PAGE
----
Pursuant to M.G.L. c. 6, §§ 178C-178Q, the individual who appears on this notification has been designated as a Level 3 Sex Offender by the Sex Offender Registry Board. The Board has determined that this individual is at a high risk to reoffend and that the degree of dangerousness posed to the public is such […]
Press Release – Meet “MOLLY” The Real Story Behind MDMA and Ecstasy
September 9, 2013 – Winchester
The Winchester Police Department and Winchester Coalition for a Safer Community feels it necessary to make residents aware of the dangerousness of the drug “Molly”. Several recent incidents of “Molly” usage have been reported in surrounding cities and towns. Winchester is not immune to similar problems but through communication and education we can hopefully reduce the risk of “Molly” usage in the community. It is important for parents to understand how dangerous this drug is and to be vigilant in discussing these issues with their children. Molly is not a new drug but as recent news stories have reported, is becoming more popular.
The following information has been excerpted from a September 4, 2013 press release from the Reading Coalition Against Substance Abuse.
The term “molly”, which is short for molecule, refers to the more potent form of MDMA or Ecstasy. According to the National Institute of Drug Abuse, “Ecstasy” and “Molly” are slang terms for MDMA, short for 3, 4 methylenedioxymethamphetamine. Other slang terms that are used include “E,” “XTC,” “X,” “Adam,” “hug,” “beans,” “clarity,” “lover’s speed,” and “love drug.”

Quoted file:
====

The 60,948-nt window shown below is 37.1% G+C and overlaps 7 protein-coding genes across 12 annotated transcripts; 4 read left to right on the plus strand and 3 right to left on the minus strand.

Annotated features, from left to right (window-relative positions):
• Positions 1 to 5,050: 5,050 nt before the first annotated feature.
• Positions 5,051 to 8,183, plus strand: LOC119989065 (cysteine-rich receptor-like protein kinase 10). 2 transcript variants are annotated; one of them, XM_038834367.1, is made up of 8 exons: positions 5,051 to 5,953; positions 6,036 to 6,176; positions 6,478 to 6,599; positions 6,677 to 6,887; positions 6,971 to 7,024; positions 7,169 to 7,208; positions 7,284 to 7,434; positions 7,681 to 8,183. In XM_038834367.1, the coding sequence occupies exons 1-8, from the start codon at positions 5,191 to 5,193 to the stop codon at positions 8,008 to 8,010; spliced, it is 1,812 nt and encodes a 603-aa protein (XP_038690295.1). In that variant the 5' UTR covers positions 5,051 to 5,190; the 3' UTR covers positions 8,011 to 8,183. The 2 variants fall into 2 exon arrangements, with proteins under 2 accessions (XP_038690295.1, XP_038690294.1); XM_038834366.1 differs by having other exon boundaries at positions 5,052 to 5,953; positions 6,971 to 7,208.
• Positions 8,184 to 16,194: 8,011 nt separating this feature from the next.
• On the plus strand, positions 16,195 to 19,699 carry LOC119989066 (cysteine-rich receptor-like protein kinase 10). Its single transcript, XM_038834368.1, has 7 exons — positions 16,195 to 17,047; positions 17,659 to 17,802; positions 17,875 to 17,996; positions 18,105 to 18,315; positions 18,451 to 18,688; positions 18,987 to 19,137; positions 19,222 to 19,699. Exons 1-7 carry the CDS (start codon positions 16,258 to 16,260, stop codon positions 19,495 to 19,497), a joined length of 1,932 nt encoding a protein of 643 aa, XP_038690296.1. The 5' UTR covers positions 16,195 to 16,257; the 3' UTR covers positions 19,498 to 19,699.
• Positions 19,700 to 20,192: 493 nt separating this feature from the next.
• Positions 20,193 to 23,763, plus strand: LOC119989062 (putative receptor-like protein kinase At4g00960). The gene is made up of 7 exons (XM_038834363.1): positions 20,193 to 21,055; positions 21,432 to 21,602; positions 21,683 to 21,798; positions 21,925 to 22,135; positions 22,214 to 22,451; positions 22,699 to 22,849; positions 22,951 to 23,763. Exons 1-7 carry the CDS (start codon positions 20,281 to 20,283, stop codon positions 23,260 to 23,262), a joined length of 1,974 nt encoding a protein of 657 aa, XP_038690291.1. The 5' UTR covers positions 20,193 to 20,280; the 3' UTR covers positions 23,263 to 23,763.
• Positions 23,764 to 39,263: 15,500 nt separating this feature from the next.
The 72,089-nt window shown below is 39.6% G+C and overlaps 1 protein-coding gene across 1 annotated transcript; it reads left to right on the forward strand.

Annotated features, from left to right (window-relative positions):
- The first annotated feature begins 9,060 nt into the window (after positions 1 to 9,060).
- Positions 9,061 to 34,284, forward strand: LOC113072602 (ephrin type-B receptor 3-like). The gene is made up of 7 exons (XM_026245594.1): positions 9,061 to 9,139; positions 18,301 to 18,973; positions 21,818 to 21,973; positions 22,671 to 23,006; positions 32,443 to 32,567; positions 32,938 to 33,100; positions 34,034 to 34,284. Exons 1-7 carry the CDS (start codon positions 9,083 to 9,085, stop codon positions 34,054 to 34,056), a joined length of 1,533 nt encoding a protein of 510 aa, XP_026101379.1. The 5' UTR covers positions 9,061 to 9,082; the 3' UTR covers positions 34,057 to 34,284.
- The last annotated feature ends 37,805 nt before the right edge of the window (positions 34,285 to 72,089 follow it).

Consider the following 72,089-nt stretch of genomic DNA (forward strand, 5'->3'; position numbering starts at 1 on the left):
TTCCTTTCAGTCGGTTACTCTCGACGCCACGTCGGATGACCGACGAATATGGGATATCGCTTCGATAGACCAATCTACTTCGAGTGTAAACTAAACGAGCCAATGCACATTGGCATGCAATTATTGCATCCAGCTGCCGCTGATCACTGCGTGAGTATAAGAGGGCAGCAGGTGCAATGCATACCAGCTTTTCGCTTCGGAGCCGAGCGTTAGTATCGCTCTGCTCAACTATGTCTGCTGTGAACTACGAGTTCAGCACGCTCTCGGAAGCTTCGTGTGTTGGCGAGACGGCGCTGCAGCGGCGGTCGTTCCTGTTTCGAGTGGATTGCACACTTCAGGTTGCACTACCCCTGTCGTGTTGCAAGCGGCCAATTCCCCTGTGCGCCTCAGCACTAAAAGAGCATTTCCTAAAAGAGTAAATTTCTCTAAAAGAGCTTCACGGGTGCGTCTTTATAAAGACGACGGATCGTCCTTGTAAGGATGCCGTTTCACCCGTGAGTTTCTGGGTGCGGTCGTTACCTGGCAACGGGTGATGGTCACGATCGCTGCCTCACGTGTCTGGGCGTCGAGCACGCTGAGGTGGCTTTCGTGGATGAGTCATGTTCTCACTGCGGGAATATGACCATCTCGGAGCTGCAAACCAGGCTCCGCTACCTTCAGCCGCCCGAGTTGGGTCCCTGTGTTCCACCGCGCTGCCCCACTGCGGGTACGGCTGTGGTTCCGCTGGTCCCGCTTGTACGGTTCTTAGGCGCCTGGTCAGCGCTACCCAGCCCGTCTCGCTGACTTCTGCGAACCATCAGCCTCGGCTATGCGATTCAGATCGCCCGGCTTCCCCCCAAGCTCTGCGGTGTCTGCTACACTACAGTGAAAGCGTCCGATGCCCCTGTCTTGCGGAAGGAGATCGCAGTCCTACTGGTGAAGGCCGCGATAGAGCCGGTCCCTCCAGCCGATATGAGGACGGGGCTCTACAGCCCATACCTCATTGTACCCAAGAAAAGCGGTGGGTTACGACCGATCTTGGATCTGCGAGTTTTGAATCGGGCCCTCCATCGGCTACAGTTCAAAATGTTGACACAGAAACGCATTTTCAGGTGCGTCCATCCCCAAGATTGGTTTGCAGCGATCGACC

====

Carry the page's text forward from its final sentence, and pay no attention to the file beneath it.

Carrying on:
The National Institute of Drug Abuse describes how MDMA impacts the body below:
- For most people, a “hit” of MDMA lasts for 3 to 6 hours. Once the pill is swallowed, it takes only about 15 minutes for MDMA to enter the bloodstream and reach the brain. About 45 minutes later, the person experiences MDMA’s “high.” That’s when the drug is at its peak.
- People who use MDMA might feel very alert, or “hyper,” at first. Some lose a sense of time and experience other changes in perception, such as an enhanced sense of touch. Others experience negative effects right away. They may become anxious and agitated. Sweating or chills may occur, and people may feel faint or dizzy.
- MDMA can also cause muscle tension, nausea, blurred vision, and increased heart rate and blood pressure. Forceful clenching of the teeth can occur, and individuals at clubs have been known to chew on pacifiers to relieve some of the tension.
- Even if a person takes only one pill, the side effects of MDMA—including feelings of sadness, anxiety, depression, and memory difficulties—can last for several days to a week (or longer in people who use MDMA regularly).
- MDMA was involved in 10,176 emergency department visits in the U.S. in 2011.
If you have questions or information about “Molly”, please contact School Resource Officer Phil Coss at 781-721-0775 or the Winchester Police Department at 781-729-1214. The Winchester Police Department can also be reached by email at email@example.com
Special Thanks to Reading Coalition Against Substance Abuse
Resource: National Institute on Drug Abuse http://teens.drugabuse.gov/